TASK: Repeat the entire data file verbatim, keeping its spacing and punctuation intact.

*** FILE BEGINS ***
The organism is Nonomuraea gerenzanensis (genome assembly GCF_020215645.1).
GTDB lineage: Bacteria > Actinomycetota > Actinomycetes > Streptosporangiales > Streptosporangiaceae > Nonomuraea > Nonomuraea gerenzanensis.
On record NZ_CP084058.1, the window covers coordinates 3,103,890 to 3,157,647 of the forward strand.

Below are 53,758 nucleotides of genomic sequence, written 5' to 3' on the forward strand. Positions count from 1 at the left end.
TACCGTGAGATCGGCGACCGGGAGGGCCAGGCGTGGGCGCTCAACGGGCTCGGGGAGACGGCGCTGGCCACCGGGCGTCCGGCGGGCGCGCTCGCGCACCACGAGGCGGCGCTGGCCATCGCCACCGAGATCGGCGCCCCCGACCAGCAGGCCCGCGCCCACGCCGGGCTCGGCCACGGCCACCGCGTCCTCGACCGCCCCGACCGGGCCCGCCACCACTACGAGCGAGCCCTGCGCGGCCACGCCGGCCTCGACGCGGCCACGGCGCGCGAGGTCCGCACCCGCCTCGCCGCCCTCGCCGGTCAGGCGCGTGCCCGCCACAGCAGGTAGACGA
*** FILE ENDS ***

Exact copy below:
The organism is Nonomuraea gerenzanensis (genome assembly GCF_020215645.1).
GTDB lineage: Bacteria > Actinomycetota > Actinomycetes > Streptosporangiales > Streptosporangiaceae > Nonomuraea > Nonomuraea gerenzanensis.
On record NZ_CP084058.1, the window covers coordinates 3,103,890 to 3,157,647 of the forward strand.

Below are 53,758 nucleotides of genomic sequence, written 5' to 3' on the forward strand. Positions count from 1 at the left end.
TACCGTGAGATCGGCGACCGGGAGGGCCAGGCGTGGGCGCTCAACGGGCTCGGGGAGACGGCGCTGGCCACCGGGCGTCCGGCGGGCGCGCTCGCGCACCACGAGGCGGCGCTGGCCATCGCCACCGAGATCGGCGCCCCCGACCAGCAGGCCCGCGCCCACGCCGGGCTCGGCCACGGCCACCGCGTCCTCGACCGCCCCGACCGGGCCCGCCACCACTACGAGCGAGCCCTGCGCGGCCACGCCGGCCTCGACGCGGCCACGGCGCGCGAGGTCCGCACCCGCCTCGCCGCCCTCGCCGGTCAGGCGCGTGCCCGCCACAGCAGGTAGACGA